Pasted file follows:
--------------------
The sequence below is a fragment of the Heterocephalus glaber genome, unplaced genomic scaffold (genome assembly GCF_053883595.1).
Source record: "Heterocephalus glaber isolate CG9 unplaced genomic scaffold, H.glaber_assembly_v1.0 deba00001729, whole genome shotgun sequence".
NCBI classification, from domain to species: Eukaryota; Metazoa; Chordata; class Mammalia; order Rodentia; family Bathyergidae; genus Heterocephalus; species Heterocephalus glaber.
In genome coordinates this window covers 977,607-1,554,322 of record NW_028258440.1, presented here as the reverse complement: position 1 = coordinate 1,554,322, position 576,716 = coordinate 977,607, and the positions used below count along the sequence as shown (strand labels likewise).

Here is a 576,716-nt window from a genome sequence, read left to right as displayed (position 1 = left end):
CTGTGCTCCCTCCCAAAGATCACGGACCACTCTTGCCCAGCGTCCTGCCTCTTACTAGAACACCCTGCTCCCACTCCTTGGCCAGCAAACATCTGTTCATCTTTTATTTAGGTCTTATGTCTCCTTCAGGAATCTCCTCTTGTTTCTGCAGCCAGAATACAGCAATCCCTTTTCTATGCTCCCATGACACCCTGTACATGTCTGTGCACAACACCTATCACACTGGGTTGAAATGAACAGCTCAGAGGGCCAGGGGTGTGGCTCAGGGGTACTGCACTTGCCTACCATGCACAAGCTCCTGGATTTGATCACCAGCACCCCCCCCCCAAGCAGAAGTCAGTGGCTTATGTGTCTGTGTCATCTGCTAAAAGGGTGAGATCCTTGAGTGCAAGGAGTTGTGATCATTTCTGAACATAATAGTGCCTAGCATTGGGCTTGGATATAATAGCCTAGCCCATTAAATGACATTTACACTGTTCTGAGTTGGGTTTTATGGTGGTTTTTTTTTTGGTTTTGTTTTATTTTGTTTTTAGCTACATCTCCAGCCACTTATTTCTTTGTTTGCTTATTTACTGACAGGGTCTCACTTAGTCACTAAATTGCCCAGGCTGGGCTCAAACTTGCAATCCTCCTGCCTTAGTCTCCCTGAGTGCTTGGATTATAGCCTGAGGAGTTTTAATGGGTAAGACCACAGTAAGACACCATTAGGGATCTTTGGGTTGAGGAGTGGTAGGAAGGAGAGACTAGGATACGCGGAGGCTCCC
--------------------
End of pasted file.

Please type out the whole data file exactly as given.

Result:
The sequence below is a fragment of the Heterocephalus glaber genome, unplaced genomic scaffold (genome assembly GCF_053883595.1).
Source record: "Heterocephalus glaber isolate CG9 unplaced genomic scaffold, H.glaber_assembly_v1.0 deba00001729, whole genome shotgun sequence".
NCBI classification, from domain to species: Eukaryota; Metazoa; Chordata; class Mammalia; order Rodentia; family Bathyergidae; genus Heterocephalus; species Heterocephalus glaber.
In genome coordinates this window covers 977,607-1,554,322 of record NW_028258440.1, presented here as the reverse complement: position 1 = coordinate 1,554,322, position 576,716 = coordinate 977,607, and the positions used below count along the sequence as shown (strand labels likewise).

Here is a 576,716-nt window from a genome sequence, read left to right as displayed (position 1 = left end):
CTGTGCTCCCTCCCAAAGATCACGGACCACTCTTGCCCAGCGTCCTGCCTCTTACTAGAACACCCTGCTCCCACTCCTTGGCCAGCAAACATCTGTTCATCTTTTATTTAGGTCTTATGTCTCCTTCAGGAATCTCCTCTTGTTTCTGCAGCCAGAATACAGCAATCCCTTTTCTATGCTCCCATGACACCCTGTACATGTCTGTGCACAACACCTATCACACTGGGTTGAAATGAACAGCTCAGAGGGCCAGGGGTGTGGCTCAGGGGTACTGCACTTGCCTACCATGCACAAGCTCCTGGATTTGATCACCAGCACCCCCCCCCCAAGCAGAAGTCAGTGGCTTATGTGTCTGTGTCATCTGCTAAAAGGGTGAGATCCTTGAGTGCAAGGAGTTGTGATCATTTCTGAACATAATAGTGCCTAGCATTGGGCTTGGATATAATAGCCTAGCCCATTAAATGACATTTACACTGTTCTGAGTTGGGTTTTATGGTGGTTTTTTTTTTGGTTTTGTTTTATTTTGTTTTTAGCTACATCTCCAGCCACTTATTTCTTTGTTTGCTTATTTACTGACAGGGTCTCACTTAGTCACTAAATTGCCCAGGCTGGGCTCAAACTTGCAATCCTCCTGCCTTAGTCTCCCTGAGTGCTTGGATTATAGCCTGAGGAGTTTTAATGGGTAAGACCACAGTAAGACACCATTAGGGATCTTTGGGTTGAGGAGTGGTAGGAAGGAGAGACTAGGATACGCGGAGGCTCCC